People love it when their dog behaves around other people. However, it is not the same if people are scared of your dog’s behavior. Dog aggression is a big problem. There are many factors that contribute to it, but all too often, people are left without answers for how to handle the situation. This blog will give you practical tips on handling aggressive dogs.
Before we learn how to handle aggressive dogs, we must examine why dogs get aggressive.
Aggression in dogs can be caused by a desire to protect territory, resources, or a family member, as well as by fear, frustration, prey drive, or pain. In these situations, a dog may be pushed too far and quickly transition from reactive, fearful, or guarding behaviors to aggressive behavior.
There are countless types of aggression; however, the most common ones are Fear-Motivated Aggression, Territorial Aggression, and Redirected Aggression.
So, how do you handle aggressive dogs?
Have you ever heard the passive-aggressive break-up line, “It’s not you, it’s me”? When it comes to your dog, maybe it’s not him but you. Perhaps he needs more exercise, more love, more socialization, or more mental stimulation. “A lot of people assume that a dog is either naturally aggressive or not,” says Cesar Milan, everyone’s favorite dog whisperer. Aggression is a symptom rather than a cause. If your dog is aggressive, it tells you something else is missing. By paying attention to the behavior, we can understand what our dog is telling us and solve the problem. Assessing a dog’s current behavior is the first step to recovery.
This is not only good for the health of your dog. It can decrease the dog’s drive to roam and compete for the affection of the opposite sex. Dogs that have not been spayed or neutered are often more territorial, aggressive, and protective. It is critical to understand that a dog who is afraid, stressed, or anxious is incapable of learning new things.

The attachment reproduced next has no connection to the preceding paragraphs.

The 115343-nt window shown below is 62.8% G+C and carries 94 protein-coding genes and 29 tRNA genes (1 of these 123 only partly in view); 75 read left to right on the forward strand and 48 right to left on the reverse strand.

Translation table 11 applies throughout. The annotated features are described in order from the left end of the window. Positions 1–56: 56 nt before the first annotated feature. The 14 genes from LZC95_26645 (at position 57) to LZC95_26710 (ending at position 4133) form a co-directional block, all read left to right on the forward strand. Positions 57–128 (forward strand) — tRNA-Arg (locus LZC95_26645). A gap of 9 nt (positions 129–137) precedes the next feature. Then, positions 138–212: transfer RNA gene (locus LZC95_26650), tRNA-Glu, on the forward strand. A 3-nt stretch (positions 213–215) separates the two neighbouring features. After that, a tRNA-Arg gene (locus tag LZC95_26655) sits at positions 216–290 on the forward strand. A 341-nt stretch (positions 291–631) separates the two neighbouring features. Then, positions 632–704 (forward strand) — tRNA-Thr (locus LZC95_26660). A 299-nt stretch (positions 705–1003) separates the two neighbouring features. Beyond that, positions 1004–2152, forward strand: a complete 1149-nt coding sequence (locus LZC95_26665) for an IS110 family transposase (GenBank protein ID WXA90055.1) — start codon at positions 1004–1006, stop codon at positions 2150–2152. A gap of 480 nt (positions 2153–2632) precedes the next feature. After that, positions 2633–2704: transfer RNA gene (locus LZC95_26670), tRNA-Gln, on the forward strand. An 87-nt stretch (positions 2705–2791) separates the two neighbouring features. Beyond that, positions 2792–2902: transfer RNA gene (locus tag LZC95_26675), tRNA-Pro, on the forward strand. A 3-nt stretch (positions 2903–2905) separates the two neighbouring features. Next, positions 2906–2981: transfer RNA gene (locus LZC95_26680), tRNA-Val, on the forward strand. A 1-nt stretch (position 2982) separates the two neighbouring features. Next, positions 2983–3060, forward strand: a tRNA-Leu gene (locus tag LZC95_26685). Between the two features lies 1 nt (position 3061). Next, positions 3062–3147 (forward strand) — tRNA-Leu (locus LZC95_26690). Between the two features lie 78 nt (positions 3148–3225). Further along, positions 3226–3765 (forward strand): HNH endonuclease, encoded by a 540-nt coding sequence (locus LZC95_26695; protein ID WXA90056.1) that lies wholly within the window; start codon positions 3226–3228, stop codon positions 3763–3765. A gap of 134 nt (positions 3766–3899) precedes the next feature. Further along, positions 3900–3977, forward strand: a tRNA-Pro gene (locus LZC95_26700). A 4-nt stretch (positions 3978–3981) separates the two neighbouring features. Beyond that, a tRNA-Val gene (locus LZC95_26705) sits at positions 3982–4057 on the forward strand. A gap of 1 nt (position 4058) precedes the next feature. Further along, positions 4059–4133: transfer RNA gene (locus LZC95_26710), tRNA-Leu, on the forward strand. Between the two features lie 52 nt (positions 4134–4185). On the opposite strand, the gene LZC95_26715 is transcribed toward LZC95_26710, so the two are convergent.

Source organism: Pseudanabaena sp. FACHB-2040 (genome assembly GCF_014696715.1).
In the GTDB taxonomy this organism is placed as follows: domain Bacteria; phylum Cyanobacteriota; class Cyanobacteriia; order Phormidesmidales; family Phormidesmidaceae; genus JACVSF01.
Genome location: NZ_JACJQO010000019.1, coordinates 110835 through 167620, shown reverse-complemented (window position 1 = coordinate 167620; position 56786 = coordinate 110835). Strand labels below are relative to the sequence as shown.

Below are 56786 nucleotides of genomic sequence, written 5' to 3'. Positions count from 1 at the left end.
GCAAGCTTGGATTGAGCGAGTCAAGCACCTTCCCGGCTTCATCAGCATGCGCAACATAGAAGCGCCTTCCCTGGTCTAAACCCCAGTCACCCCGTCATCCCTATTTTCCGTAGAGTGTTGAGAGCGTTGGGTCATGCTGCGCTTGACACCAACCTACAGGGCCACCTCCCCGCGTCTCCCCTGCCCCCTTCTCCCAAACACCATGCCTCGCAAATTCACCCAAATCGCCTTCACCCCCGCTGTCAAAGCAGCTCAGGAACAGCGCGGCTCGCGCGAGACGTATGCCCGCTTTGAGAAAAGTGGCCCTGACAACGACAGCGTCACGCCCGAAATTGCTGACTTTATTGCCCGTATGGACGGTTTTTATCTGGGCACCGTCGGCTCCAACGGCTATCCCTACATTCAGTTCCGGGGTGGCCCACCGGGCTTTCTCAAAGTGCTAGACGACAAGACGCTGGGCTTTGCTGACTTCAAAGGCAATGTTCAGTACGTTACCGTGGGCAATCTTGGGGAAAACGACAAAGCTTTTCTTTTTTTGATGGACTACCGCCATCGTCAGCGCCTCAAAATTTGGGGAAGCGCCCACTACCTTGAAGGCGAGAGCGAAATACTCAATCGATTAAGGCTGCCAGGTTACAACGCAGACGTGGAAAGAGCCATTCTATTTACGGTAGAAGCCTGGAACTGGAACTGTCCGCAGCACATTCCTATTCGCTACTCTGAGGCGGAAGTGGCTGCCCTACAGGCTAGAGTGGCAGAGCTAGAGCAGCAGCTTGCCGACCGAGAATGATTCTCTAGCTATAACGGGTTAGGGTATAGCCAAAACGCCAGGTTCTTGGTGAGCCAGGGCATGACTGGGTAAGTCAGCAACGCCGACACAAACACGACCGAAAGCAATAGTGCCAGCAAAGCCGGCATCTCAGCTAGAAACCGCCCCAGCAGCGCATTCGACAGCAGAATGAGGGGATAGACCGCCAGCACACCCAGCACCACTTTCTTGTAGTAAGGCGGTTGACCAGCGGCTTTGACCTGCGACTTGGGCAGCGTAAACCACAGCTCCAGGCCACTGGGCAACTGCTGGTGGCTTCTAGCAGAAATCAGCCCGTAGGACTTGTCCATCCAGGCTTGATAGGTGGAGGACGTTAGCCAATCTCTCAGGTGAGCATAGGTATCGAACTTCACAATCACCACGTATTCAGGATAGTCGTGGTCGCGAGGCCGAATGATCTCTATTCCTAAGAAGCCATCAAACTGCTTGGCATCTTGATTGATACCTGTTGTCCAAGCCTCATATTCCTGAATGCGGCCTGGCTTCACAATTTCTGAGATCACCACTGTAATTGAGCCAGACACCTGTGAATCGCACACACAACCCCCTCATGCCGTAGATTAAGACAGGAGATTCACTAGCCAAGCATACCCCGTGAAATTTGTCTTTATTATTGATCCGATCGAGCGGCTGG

Also, Consider medication to be a tool for assisting your dog in overcoming this fear. Many dogs will only require medication for a short period. Discuss your options with your veterinarian.
I have one word for you if you have a puppy or remember your dog when he was a puppy: energy. People believe puppies have a lot of energy (and they do! ), but most adult dogs do. Dogs have a lot of energy to burn off, so they must get enough exercise to keep them mentally and physically stimulated. Dogs who get plenty of exercises are less likely to become frustrated and lash out.
Increased activity can be accomplished in a variety of ways. If you have a yard, your dog can run freely and be let out for a few hours during the day. You can encourage your pet to play and burn off energy outside by purchasing new toys or designing your yard for their entertainment. Make sure you have a water feature and/or some shady areas for your dog to cool off and relax after playtimes, such as a porch ceiling or large trees.
Another important factor in pet aggression is a lack of socialization, manifested as isolation. When you consider their ancestors, the wolves, it’s easy to see why dogs are social creatures. They are hardwired to interact in groups. Social structures are significant for their mental health. When dogs spend most of their time alone or only with humans, they may become scared or overly excited by the presence of other dogs. They often fight because they are afraid for their safety, trying to maintain dominance in a herd, or trying to protect their space or belonging.